Pensions and retirement saving plans have helped millions of households build financial security. But tens of millions of people have been left behind, without access to these wealth accumulation vehicles. For many others, the plans they have do not ensure financial security in retirement.
The problems that underlie these failures can be addressed. This book proposes concrete, practical ways to make dependable retirement income accessible for all Americans—not just those with means.
Individual accounts have eclipsed traditional pensions as the primary vehicle for retirement saving in the United States—a shift that underlies many sources of retirement insecurity. The 401(k) plan and similar accounts have increased financial security for many people but have done nothing for millions more. Many of those who do have such plans are burdened with the need to make numerous saving, investment, and withdrawal decisions that stress their financial acumen. Financial advice that is unbiased, unconflicted, and affordable is often difficult to find. Managing wealth in retirement—especially the need to convert retirement savings into steady income—poses significant challenges that current financial instruments and practices do not adequately address. Economic downturns like the Great Recession and the COVID-19 pandemic increase financial insecurity and make addressing these issues more urgent.
Written by noted experts in the field, Wealth After Work offers practical solutions that address these concerns. The proposals show how policymakers can help all Americans gain access to retirement savings accounts, obtain better information about their savings choices, and better manage their wealth in retirement. By proposing solutions that build on, rather than replace the existing system, the book provides a nuanced, practical guide to reform that would benefit all Americans.
Praise for Wealth After Work
“When I have a question about how some aspect of the retirement savings world works, I reach out to one or more of the editors of this book. They might have written this book to get me to stop bugging them, but my ‘secret source’ is now public. Anyone can be an expert on retirement savings. Just read this book.”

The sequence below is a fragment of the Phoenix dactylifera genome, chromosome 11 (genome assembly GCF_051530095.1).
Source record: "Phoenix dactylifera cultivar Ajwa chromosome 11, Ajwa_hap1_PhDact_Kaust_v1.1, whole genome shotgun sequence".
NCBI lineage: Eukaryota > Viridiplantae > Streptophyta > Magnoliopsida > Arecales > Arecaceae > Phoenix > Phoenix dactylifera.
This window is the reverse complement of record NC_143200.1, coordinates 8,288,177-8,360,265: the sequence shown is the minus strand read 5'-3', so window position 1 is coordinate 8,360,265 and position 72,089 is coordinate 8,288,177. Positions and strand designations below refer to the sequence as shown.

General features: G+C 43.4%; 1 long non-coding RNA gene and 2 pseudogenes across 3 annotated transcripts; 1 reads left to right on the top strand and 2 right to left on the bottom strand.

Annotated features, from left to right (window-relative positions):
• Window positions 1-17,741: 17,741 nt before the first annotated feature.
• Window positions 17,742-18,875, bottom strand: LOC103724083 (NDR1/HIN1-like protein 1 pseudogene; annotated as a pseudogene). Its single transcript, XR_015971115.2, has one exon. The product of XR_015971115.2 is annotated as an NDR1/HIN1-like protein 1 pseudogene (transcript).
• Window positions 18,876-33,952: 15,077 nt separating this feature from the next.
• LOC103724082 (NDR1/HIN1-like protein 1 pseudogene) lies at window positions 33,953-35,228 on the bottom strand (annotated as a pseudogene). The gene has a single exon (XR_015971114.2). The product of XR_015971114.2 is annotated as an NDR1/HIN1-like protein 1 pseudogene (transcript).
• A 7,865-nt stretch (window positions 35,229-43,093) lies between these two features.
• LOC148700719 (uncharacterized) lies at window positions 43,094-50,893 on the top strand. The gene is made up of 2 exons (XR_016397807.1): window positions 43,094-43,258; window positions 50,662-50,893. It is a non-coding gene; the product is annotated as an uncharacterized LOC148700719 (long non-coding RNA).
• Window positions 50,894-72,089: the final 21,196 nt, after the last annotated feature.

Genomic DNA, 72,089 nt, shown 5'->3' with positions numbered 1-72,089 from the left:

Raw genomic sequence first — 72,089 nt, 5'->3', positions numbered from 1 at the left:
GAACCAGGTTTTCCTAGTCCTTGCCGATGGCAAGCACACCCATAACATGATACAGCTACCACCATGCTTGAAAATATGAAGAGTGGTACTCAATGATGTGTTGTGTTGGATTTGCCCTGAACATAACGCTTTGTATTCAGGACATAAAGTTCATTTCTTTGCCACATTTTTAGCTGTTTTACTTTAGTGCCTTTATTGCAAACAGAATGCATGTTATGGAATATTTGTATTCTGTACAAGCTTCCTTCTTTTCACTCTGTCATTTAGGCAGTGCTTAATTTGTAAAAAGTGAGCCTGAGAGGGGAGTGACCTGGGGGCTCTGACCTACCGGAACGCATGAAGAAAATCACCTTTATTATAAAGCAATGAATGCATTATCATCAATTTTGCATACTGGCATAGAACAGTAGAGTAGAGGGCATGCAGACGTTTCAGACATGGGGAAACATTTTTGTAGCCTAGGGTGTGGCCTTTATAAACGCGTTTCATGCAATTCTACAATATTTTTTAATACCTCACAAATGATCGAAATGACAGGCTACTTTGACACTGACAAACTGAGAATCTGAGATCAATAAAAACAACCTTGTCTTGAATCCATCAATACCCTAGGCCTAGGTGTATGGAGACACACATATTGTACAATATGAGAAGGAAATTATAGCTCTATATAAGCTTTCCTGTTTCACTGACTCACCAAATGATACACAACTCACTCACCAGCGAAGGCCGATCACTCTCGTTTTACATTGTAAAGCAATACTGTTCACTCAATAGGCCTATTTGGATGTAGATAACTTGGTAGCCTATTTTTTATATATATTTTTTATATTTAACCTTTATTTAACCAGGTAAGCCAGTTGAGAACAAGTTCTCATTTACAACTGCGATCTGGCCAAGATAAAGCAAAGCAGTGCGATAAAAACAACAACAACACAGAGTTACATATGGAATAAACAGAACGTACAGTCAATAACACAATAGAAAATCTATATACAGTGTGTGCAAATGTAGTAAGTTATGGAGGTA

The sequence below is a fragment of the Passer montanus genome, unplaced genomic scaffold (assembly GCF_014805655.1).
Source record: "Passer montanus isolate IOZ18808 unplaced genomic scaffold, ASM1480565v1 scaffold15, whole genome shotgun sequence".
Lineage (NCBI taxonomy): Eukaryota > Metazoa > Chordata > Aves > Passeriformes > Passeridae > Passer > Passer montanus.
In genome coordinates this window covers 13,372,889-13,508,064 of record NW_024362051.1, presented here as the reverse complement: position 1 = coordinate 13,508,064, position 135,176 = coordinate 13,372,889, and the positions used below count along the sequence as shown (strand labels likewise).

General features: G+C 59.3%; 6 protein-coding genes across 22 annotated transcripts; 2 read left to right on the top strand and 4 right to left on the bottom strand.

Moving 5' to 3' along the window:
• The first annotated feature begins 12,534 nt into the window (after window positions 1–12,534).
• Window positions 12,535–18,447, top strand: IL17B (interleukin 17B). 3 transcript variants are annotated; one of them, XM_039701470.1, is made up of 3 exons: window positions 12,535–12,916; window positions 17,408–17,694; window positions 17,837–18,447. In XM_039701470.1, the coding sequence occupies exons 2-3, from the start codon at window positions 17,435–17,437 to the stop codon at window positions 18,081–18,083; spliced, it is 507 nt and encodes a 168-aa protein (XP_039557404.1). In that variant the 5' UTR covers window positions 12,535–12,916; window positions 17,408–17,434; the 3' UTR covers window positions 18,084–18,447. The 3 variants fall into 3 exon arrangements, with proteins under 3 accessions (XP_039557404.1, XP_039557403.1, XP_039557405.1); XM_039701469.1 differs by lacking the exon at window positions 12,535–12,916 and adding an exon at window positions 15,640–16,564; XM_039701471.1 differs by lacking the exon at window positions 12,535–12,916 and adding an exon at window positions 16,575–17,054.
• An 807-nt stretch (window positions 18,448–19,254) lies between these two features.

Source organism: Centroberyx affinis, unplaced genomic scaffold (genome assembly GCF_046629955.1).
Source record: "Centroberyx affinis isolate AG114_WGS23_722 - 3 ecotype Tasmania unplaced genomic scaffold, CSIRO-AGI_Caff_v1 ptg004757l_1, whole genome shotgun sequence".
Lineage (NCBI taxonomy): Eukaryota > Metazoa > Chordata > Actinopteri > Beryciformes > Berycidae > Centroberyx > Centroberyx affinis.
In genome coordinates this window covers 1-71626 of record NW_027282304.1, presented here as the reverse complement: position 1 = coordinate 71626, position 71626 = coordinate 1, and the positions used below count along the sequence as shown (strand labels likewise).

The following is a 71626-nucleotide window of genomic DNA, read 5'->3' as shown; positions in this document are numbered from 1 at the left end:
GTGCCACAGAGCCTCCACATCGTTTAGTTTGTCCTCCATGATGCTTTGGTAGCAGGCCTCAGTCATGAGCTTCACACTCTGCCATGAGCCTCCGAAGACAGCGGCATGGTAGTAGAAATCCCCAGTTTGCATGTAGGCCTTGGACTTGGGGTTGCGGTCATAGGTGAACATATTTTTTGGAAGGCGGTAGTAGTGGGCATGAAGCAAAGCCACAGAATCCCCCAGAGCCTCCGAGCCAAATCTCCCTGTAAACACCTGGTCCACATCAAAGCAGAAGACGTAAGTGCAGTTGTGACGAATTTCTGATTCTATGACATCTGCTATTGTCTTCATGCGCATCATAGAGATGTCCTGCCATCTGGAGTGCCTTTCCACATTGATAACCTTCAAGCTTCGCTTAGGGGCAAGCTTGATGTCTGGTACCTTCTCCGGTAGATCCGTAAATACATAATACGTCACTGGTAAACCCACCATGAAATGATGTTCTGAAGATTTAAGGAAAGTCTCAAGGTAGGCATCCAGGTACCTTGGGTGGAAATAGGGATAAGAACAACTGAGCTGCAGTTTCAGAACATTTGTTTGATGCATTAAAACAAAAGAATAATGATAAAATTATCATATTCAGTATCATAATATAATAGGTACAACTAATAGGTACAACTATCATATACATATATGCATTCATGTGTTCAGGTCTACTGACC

—Richard H. Thaler, Charles R. Walgreen Distinguished Service Professor of Behavioral Science and Economics, the University of Chicago Booth School of Business; Nobel Memorial Prize in Economic Sciences (2017)
“Policymakers rejoice! Three seasoned and savvy analysts have pulled together their best thinking on how to make our retirement system more inclusive, easier to use, and more effective in providing income. Because they build on the country’s existing retirement infrastructure, their ideas have a real chance of being adopted. I recommend this terrific book to anyone concerned about how to solve America’s retirement problems.”
—Alicia H. Munnell, Peter F. Drucker Professor of Management Sciences, Boston College Carroll School of Management; director, Center for Retirement Research at Boston College
“This authoritative compendium comprehensively chronicles the gaps that have contributed to the retirement crisis in the United States. The solutions described here are worthy of policymakers’ considerations, as they include reforms and innovations designed to address retirement plan access and help people turn their savings into retirement income—providing a much larger group of Americans with tools for building a dignified and financially secure retirement.”
—Roger W. Ferguson Jr., retired president and CEO, TIAA
“Many Americans face retirement insecurity, and retirement risk looms large for Gen Alphas, millennials, boomers, and beyond. This volume offers a clear-eyed assessment of why and what to do about it. Data on wealth differentials of Blacks and Hispanics, gig workers, and women help set the stage, and innovative ways to help people accumulate and decumulate retirement assets without running short will inform U.S. and global policymakers.”
—Olivia S. Mitchell, International Foundation of Employee Benefit Plans Professor and executive director, Pension Research Council, the Wharton School, University of Pennsylvania